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Plane Talk

An Isolated Incident: Risk Management and Organizational Culture

Posted on: June 28th, 2016 by webmin

by Dr. Jerry Dibble


“It was an isolated incident.”  The last time I heard this phrase, I was seated at a conference room table in a client hangar.  But, as usual, it didn’t mean what those who used it thought it did.

Fortunately, the event in question had not resulted in personal injury or damage to the aircraft. In fact, at the time, the passengers were probably unaware that there had been an “incident” at all.  But within two weeks it had led to the dismissal of the director of aviation and chief pilot, created ill-will among the members of the flight staff and left everyone so sensitive to criticism that simply mentioning it led to the dismissive remark that it was simply “an isolated incident.” The group, we were assured, was conducting all of its operations according to the book, and its heightened attention to safety and security made further references to the event unnecessary.

The truth of the situation was quite different. When senior management asked us to assess the organization and its performance, we began by conducting half-hour interviews with each member of the department—the flight staff, maintenance technicians, schedulers and other ground personnel. We also walked the hangar and made notes about safety equipment, cleanliness, and security. Our observations and interviews clearly indicated that, while the group’s intentions were quite good, their performance and the levels of risk management were significantly below what the aviation department’s members believed them to be. In most respects, the group’s operations were standard practices at best, with only a few areas in which they were adhering to best practices or best practices plus (the standard we recommend and that most corporate executives expect.)[1]

We also observed a number of disturbing things about the culture of the organization. Like most aviation professionals, they were convivial and energetic, results-oriented, and completely at home in highly structured environments. But they were also conflict averse–so much so, that until it became absolutely necessary to address operational challenges or areas of disagreement, they would go out of their way to preserve a collegial, amiable environment in the department—an environment that depended heavily on their unexamined faith that most members of the group were doing a good job, agreed on fundamental principles for operating the aircraft safely, and had each other’s best interests at heart.  But in some cases, a profile like theirs can mean trouble.[2]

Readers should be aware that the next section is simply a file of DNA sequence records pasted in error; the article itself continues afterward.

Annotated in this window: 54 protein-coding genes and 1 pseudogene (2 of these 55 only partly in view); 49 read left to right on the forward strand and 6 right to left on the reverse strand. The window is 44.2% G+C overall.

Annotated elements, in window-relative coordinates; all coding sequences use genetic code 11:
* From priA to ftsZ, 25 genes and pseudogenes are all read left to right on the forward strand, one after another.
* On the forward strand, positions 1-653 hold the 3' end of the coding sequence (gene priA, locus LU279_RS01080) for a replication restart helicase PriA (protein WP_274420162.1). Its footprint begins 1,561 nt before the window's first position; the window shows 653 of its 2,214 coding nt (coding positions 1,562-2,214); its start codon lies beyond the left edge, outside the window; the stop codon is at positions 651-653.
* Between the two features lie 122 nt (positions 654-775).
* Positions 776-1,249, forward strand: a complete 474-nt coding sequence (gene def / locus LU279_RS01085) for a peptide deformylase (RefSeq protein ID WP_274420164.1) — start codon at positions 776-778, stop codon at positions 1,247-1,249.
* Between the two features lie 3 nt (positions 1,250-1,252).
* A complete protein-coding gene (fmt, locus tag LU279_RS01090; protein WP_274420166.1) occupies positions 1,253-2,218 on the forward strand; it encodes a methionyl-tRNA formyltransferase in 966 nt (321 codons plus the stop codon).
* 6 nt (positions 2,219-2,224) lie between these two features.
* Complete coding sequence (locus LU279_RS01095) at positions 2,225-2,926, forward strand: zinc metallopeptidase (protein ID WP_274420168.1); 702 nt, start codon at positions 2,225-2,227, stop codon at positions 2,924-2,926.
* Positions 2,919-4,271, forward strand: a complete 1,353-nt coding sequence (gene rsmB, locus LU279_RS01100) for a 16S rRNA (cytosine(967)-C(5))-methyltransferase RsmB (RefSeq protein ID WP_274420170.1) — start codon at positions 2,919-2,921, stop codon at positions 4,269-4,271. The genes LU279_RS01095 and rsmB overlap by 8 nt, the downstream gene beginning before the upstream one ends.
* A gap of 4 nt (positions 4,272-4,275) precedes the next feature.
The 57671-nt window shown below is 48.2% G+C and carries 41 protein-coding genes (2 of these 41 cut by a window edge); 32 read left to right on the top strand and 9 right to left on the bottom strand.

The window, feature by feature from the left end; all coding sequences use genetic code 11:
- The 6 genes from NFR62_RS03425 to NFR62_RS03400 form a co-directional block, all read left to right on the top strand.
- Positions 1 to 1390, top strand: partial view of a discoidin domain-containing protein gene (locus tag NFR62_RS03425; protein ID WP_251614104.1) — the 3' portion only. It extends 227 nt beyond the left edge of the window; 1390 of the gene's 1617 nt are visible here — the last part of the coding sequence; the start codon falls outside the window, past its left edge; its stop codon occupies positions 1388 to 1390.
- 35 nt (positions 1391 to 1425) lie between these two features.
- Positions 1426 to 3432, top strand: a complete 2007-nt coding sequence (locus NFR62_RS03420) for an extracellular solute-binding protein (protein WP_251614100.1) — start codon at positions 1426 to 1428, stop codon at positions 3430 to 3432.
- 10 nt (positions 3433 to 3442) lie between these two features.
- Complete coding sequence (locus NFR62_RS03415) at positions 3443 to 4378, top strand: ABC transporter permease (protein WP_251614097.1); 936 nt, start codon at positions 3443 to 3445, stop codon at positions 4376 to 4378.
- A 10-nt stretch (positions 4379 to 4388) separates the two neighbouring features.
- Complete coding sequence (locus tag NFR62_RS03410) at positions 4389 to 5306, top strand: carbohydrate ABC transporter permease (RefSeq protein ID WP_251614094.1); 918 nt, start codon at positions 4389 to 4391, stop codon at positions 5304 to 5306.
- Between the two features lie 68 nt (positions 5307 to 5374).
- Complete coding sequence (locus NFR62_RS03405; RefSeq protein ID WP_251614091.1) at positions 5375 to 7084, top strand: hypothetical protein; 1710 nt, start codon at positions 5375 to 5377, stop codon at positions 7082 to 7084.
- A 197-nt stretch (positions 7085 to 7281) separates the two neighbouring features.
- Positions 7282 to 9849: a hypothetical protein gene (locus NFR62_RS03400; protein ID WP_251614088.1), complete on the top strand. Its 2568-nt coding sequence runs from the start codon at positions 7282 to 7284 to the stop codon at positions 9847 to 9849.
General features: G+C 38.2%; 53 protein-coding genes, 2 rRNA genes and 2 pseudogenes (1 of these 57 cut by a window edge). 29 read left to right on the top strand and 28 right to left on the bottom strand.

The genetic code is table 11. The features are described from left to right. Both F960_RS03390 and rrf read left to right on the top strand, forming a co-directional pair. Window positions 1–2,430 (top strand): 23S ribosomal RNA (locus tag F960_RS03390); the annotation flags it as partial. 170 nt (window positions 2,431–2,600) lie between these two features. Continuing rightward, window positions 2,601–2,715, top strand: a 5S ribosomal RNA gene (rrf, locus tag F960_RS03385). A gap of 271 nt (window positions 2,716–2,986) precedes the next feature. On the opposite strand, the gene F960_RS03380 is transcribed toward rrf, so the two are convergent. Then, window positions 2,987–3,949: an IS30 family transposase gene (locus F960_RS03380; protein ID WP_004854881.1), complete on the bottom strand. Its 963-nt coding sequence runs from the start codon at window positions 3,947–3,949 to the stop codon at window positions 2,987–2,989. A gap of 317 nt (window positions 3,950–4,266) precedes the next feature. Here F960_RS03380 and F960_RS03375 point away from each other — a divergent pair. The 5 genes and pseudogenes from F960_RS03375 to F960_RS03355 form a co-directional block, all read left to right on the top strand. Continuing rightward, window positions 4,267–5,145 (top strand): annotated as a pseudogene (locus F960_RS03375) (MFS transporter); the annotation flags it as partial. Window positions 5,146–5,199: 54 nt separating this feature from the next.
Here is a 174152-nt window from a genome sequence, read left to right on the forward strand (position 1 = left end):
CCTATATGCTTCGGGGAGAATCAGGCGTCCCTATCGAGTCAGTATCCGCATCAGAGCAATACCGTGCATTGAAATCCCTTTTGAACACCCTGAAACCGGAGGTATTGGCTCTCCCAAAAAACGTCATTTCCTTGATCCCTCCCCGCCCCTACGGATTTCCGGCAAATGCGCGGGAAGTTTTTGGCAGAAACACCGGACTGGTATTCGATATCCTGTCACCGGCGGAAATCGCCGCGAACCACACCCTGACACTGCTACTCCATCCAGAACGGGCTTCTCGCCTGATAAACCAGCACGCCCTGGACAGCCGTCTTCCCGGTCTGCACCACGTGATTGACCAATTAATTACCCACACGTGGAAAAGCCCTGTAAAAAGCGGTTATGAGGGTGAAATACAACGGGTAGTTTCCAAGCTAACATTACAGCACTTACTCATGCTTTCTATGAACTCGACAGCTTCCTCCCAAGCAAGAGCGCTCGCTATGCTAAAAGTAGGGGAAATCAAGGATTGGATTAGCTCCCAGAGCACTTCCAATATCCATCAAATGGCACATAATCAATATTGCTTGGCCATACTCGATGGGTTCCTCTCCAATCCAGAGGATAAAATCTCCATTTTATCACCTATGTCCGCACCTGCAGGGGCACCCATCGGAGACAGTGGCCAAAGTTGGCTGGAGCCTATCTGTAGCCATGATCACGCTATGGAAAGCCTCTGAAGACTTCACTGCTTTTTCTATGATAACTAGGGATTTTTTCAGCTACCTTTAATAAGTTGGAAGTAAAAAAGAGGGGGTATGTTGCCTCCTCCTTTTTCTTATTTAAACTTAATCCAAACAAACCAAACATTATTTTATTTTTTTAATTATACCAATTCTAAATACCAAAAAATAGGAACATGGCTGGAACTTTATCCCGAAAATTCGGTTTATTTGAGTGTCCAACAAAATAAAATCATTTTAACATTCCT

For one thing, confidence in the excellence of a group’s work and the good intentions of its members do not guarantee high performance. When we asked the individual members of the client group to rate the department’s performance on safety, customer service and financial effectiveness, they consistently rated themselves between 4 and 5, the two highest ratings—not just on safety but on service and efficiency as well. But it was apparent to us, even from a preliminary survey, that ratings of 2 to 3 would have been more realistic and that a full audit would almost certainly support the lower ratings. It was clear there was nothing isolated about the event in question.

If you are fortunate enough to own a summer cottage, you may have made a late-night trip to the kitchen for a snack, turned on the light and seen a cockroach run for cover. You could easily dismiss the event as an “isolated incident.”  But, if you are being honest with yourself, you probably know that when you see one cockroach there are many others beneath the sink, in the woodwork and in other places that you can’t see and don’t want to look. Isolated incidents in aviation are much the same—except, of course, that cockroaches at a summer cottage are mortifying, but not literally so.

When you see a cockroach in your kitchen, best practices call for an apology to your guests and an appointment with the exterminator. In aviation, the best practice is to call in someone who can help the members of the organization see what they don’t know or don’t want to admit. Because denial (defining an incident as “isolated”) should not be an option.  The “isolated incident” is always a warning and an invitation to improvement. Here’s why.

Over the past two decades, industrial psychologists have adopted a strikingly different approach to the study of organizational knowledge.  It has important implications for business aviation.[3] As they see it, documentation of rules and practices, such as regulations, flight operations manuals, and checklists, is only one type of organizational knowledge—and perhaps not the one that has the most impact on the way tasks are actually performed. In reality, they say, the organization’s explicit or recorded knowledge—the set of regulations, practices, and policies that most departments follow—is merely the written form of the agreements, some explicit and some implicit, that the members of the department have made about the operation of the aircraft and the tasks it involves.

To be clear: The scholars agree that rules and procedures, industry regulations and best practices are important and a critical element in effective risk management. In most cases, they reflect the organization’s best knowledge about professional aviation—including about things that can go wrong, either with mechanical equipment or in the way people deploy it. Most aviation professionals know these rules and procedures well and do a good job of observing them. But in doing so, even the best and most professional of them mistakenly assume that safety and risk management are simply a matter of faithfully obeying FAA regulations, following the flight operations manual, completing checklists, etc.  And they also assume that the written rules accurately and fully represent the way tasks are (or should be) performed and the way decisions are (or should be) made.